John Neihardt (January 8, 1881 – November 24, 1973), named as Nebraska Poet Laureate in Perpetuity in 1921, is a true Midwesterner. He was born in Illinois, lived in a Kansan sod house and in Kansas City, then moved to Nebraska. He was 16 when he graduated from Wayne Normal College (Wayne, Nebraska) but had been writing poetry since he was 12.
Neihardt is perhaps best known for Black Elk Speaks, a controversial classic based on his interviews with the Oglala Lakota medicine man. At the time, Neihardt, already an acclaimed poet, was researching the Native American Ghost Dance Movement. Black Elk was a survivor of the 1890 Wounded Knee Massacre and, when he was only 13, he’d been part of the Battle of the Little Big Horn.
Black Elk Speaks was first published in 1932. After famed psychologist Carl Jung read the book, he encouraged its translation into German. Since then, it’s been translated into nine additional languages.
The controversy concerns the accuracy of Neihardt’s account. Modern scholars believe he may not have understood the Lakota culture, or that he purposely misrepresented some aspects to make the story more marketable to his intended white audience.
Neihardt moved to Bancroft, Nebraska in 1900 where he became the owner-editor of the Bancroft Blade. His interest in the Sioux led him to travel through the plains and inspired his epic poem, A Cycle of the West.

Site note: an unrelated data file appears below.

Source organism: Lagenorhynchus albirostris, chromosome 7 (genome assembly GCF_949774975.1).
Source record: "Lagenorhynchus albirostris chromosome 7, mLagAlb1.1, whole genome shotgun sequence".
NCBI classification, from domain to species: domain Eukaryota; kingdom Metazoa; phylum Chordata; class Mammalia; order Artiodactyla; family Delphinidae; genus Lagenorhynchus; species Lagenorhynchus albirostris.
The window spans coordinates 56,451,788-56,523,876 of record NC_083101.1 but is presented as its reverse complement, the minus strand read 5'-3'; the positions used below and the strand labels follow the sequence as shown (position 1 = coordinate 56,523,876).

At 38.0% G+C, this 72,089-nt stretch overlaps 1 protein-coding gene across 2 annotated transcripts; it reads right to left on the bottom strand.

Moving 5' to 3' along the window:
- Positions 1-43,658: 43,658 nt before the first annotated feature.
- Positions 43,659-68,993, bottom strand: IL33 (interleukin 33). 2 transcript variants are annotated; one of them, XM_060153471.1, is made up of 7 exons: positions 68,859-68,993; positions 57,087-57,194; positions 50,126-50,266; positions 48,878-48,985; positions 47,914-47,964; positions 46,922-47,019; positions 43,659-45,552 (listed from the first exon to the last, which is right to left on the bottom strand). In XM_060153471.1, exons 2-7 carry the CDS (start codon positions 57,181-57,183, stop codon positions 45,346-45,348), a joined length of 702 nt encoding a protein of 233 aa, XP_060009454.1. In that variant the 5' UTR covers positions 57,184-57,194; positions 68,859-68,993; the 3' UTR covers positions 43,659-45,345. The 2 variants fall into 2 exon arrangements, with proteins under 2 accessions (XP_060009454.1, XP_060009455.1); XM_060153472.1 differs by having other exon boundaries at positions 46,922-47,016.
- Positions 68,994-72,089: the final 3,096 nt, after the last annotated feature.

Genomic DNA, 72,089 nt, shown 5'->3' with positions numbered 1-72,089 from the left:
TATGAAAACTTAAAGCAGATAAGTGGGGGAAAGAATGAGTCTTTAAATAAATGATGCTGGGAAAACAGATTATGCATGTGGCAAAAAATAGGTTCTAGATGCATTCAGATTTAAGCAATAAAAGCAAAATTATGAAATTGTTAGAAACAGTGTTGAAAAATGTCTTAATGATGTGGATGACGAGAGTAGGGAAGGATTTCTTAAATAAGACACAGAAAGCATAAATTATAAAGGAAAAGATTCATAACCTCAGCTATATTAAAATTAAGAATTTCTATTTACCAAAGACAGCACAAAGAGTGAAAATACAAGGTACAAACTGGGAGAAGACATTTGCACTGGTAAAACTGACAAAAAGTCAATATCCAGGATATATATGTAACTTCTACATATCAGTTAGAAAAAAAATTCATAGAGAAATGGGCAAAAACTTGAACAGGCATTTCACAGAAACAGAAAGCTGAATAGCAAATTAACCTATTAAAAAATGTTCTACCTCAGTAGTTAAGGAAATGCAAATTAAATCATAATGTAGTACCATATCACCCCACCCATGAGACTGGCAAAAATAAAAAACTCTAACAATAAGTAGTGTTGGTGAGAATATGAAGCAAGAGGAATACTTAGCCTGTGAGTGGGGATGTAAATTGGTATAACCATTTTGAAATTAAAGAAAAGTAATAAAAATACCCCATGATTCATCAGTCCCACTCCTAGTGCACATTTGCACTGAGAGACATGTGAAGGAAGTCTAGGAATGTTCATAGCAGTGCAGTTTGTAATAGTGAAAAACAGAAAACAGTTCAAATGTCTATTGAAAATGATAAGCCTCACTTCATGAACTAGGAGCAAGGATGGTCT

This collection of five “Songs” were written and published over a thirty-year period:
- The Song of Three Friends (1919)
- The Song of Hugh Glass (1915)
- The Song of Jed Smith (1941)
- The Song of the Indian Wars (1925)
- The Song of the Messiah (1935)
This one-room outbuilding was used by Neihardt as his study when he lived in Bancroft. It’s part of the John G. Neihardt State Historical Site which also includes a memorial room, library, and a Sacred Hoop Prayer Garden.
Neihardt’s poetic talents led to romance.
Mona Martinsen, an American who studied music in Germany and sculpture in Paris, read Neihardt’s A Bundle of Myrrh. She wrote to him; he wrote to her. Six months later, she took a train to Omaha and the couple married the next day.
Mona died fifteen years before her husband, but after his death, “the couple’s ashes were scattered over the Missouri River on the date of their wedding anniversary” (“Mona Neihardt,” Nebraska State Historical Society).